Have you ever been stung?
I have been stung before while working with jellies. I do what I can to avoid it, but I spend almost eight hours everyday working with different species of jellyfish, so a sting once in a while is inevitable. Fortunately, the jellies at the Tennessee Aquarium do not have very painful stings. I normally get itchy bumps, similar to mosquito bites, on the sensitive skin between my fingers or on my inner forearm. Calloused skin, like that on the palm of the hand, is too thick for most stinging cells to penetrate - so I never get stings on the palms of my hands. It's also important to remember that jellies have very little control over what or who they sting. The trigger for their nematocyst is involuntary, and relies strictly on specific chemical and mechanical cues to fire.
Are there any jellyfish that don't sting?
All true jellyfish have stinging cells and therefore "sting." However, not all true jellyfish have stinging cells and venom that are strong enough to affect humans. Our skin is our first defense against jellyfish stings. If the stinging cells, nematocysts, are not large enough to penetrate this barrier, then nothing happens and we don't feel like we have been stung.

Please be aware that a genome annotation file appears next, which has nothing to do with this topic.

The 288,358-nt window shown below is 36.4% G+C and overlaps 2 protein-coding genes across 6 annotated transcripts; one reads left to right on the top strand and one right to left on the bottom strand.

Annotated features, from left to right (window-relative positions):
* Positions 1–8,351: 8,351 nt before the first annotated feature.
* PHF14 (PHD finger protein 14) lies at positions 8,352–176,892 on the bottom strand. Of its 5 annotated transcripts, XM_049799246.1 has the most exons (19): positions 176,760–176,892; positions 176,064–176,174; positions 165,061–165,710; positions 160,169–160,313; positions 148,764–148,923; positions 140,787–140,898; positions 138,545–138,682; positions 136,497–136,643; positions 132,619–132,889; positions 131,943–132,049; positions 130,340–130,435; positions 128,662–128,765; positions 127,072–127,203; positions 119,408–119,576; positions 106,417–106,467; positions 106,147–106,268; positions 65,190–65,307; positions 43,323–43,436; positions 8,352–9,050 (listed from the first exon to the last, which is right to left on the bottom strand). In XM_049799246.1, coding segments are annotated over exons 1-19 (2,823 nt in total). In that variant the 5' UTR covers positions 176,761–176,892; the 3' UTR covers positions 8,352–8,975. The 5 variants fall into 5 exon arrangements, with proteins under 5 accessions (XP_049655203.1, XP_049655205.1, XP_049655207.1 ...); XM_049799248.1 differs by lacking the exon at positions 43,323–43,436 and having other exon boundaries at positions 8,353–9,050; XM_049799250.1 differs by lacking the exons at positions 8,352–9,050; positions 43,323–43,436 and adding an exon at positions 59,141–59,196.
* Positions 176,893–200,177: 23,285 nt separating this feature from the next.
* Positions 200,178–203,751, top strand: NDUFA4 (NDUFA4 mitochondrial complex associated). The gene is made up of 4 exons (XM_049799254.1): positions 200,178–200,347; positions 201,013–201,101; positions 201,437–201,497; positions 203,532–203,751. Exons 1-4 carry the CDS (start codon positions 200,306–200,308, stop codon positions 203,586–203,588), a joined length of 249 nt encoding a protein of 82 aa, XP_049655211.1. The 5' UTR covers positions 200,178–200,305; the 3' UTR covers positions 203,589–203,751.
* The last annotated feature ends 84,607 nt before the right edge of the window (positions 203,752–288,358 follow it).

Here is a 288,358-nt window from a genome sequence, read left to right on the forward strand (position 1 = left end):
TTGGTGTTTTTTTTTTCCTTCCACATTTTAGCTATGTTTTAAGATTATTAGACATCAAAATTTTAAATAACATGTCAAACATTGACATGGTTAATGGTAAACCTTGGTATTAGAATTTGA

There are lots of gelatinous creatures in the ocean and many of them are sometime referred to as 'jellies', even though they are not true jellyfish. Good examples of these are the comb jellies, such as the sea walnut, Mnemiopsis leidyi. Comb jellies look like a jellyfish, move and act just like a jellyfish, but are actually Ctenophores. Ctenophores use sticky mucous, not stinging cells, to catch their prey.
If you get stung by a jellyfish at the beach - what should you do?